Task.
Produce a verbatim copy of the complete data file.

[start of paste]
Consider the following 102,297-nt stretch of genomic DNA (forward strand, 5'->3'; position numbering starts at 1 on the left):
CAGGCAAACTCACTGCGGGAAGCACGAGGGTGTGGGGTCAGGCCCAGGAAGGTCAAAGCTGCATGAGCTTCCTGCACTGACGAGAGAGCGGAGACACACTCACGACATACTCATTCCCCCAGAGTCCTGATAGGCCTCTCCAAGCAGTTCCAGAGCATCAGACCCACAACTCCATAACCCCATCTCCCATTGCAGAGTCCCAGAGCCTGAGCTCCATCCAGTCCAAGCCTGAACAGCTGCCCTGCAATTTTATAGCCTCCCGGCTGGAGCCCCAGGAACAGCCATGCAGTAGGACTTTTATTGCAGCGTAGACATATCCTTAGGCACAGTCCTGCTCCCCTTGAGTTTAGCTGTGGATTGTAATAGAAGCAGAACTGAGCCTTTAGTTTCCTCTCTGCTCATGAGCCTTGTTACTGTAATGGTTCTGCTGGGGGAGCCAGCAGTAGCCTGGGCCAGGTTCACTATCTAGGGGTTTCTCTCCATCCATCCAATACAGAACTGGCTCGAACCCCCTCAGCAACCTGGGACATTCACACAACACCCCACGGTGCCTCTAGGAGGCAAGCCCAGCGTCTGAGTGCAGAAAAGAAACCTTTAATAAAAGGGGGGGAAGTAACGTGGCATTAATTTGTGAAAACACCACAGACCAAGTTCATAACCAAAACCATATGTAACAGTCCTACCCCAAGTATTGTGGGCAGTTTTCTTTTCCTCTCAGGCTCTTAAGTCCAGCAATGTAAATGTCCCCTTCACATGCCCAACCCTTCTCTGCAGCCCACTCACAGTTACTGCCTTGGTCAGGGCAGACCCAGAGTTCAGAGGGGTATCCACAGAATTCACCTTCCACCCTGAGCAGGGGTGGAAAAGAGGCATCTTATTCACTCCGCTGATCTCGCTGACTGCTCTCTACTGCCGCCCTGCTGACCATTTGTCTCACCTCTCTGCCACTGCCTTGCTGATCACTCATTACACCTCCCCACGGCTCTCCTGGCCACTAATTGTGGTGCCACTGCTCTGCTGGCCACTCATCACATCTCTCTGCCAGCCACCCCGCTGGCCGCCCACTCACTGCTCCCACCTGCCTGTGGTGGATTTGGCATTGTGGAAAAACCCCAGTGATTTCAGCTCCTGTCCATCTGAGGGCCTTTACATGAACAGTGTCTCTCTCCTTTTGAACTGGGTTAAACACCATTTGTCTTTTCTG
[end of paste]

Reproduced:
Consider the following 102,297-nt stretch of genomic DNA (forward strand, 5'->3'; position numbering starts at 1 on the left):
CAGGCAAACTCACTGCGGGAAGCACGAGGGTGTGGGGTCAGGCCCAGGAAGGTCAAAGCTGCATGAGCTTCCTGCACTGACGAGAGAGCGGAGACACACTCACGACATACTCATTCCCCCAGAGTCCTGATAGGCCTCTCCAAGCAGTTCCAGAGCATCAGACCCACAACTCCATAACCCCATCTCCCATTGCAGAGTCCCAGAGCCTGAGCTCCATCCAGTCCAAGCCTGAACAGCTGCCCTGCAATTTTATAGCCTCCCGGCTGGAGCCCCAGGAACAGCCATGCAGTAGGACTTTTATTGCAGCGTAGACATATCCTTAGGCACAGTCCTGCTCCCCTTGAGTTTAGCTGTGGATTGTAATAGAAGCAGAACTGAGCCTTTAGTTTCCTCTCTGCTCATGAGCCTTGTTACTGTAATGGTTCTGCTGGGGGAGCCAGCAGTAGCCTGGGCCAGGTTCACTATCTAGGGGTTTCTCTCCATCCATCCAATACAGAACTGGCTCGAACCCCCTCAGCAACCTGGGACATTCACACAACACCCCACGGTGCCTCTAGGAGGCAAGCCCAGCGTCTGAGTGCAGAAAAGAAACCTTTAATAAAAGGGGGGGAAGTAACGTGGCATTAATTTGTGAAAACACCACAGACCAAGTTCATAACCAAAACCATATGTAACAGTCCTACCCCAAGTATTGTGGGCAGTTTTCTTTTCCTCTCAGGCTCTTAAGTCCAGCAATGTAAATGTCCCCTTCACATGCCCAACCCTTCTCTGCAGCCCACTCACAGTTACTGCCTTGGTCAGGGCAGACCCAGAGTTCAGAGGGGTATCCACAGAATTCACCTTCCACCCTGAGCAGGGGTGGAAAAGAGGCATCTTATTCACTCCGCTGATCTCGCTGACTGCTCTCTACTGCCGCCCTGCTGACCATTTGTCTCACCTCTCTGCCACTGCCTTGCTGATCACTCATTACACCTCCCCACGGCTCTCCTGGCCACTAATTGTGGTGCCACTGCTCTGCTGGCCACTCATCACATCTCTCTGCCAGCCACCCCGCTGGCCGCCCACTCACTGCTCCCACCTGCCTGTGGTGGATTTGGCATTGTGGAAAAACCCCAGTGATTTCAGCTCCTGTCCATCTGAGGGCCTTTACATGAACAGTGTCTCTCTCCTTTTGAACTGGGTTAAACACCATTTGTCTTTTCTG